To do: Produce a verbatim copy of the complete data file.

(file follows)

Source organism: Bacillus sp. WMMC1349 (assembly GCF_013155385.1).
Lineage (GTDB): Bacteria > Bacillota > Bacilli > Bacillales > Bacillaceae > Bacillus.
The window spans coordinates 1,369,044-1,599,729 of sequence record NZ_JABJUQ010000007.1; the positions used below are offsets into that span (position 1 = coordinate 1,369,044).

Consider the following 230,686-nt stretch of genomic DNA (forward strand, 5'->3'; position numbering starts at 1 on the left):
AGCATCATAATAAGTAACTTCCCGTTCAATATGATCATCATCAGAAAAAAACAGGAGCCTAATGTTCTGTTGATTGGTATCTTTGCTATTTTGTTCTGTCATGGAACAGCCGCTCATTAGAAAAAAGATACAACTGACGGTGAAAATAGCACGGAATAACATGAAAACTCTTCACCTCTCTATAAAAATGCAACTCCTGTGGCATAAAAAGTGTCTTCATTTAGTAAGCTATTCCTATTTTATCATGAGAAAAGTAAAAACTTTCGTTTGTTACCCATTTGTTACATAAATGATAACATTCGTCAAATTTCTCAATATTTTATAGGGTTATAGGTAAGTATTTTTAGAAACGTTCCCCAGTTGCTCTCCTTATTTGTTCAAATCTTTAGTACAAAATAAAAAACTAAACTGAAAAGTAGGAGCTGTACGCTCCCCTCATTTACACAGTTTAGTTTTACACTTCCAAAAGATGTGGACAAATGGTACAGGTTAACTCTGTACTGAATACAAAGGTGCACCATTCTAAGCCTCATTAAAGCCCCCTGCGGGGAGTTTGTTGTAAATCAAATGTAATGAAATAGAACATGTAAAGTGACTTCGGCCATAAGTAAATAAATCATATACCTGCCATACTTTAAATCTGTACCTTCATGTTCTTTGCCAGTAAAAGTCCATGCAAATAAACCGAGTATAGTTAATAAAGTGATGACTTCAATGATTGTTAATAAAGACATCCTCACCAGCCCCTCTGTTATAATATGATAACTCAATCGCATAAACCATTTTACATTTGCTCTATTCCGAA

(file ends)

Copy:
Source organism: Bacillus sp. WMMC1349 (assembly GCF_013155385.1).
Lineage (GTDB): Bacteria > Bacillota > Bacilli > Bacillales > Bacillaceae > Bacillus.
The window spans coordinates 1,369,044-1,599,729 of sequence record NZ_JABJUQ010000007.1; the positions used below are offsets into that span (position 1 = coordinate 1,369,044).

Consider the following 230,686-nt stretch of genomic DNA (forward strand, 5'->3'; position numbering starts at 1 on the left):
AGCATCATAATAAGTAACTTCCCGTTCAATATGATCATCATCAGAAAAAAACAGGAGCCTAATGTTCTGTTGATTGGTATCTTTGCTATTTTGTTCTGTCATGGAACAGCCGCTCATTAGAAAAAAGATACAACTGACGGTGAAAATAGCACGGAATAACATGAAAACTCTTCACCTCTCTATAAAAATGCAACTCCTGTGGCATAAAAAGTGTCTTCATTTAGTAAGCTATTCCTATTTTATCATGAGAAAAGTAAAAACTTTCGTTTGTTACCCATTTGTTACATAAATGATAACATTCGTCAAATTTCTCAATATTTTATAGGGTTATAGGTAAGTATTTTTAGAAACGTTCCCCAGTTGCTCTCCTTATTTGTTCAAATCTTTAGTACAAAATAAAAAACTAAACTGAAAAGTAGGAGCTGTACGCTCCCCTCATTTACACAGTTTAGTTTTACACTTCCAAAAGATGTGGACAAATGGTACAGGTTAACTCTGTACTGAATACAAAGGTGCACCATTCTAAGCCTCATTAAAGCCCCCTGCGGGGAGTTTGTTGTAAATCAAATGTAATGAAATAGAACATGTAAAGTGACTTCGGCCATAAGTAAATAAATCATATACCTGCCATACTTTAAATCTGTACCTTCATGTTCTTTGCCAGTAAAAGTCCATGCAAATAAACCGAGTATAGTTAATAAAGTGATGACTTCAATGATTGTTAATAAAGACATCCTCACCAGCCCCTCTGTTATAATATGATAACTCAATCGCATAAACCATTTTACATTTGCTCTATTCCGAA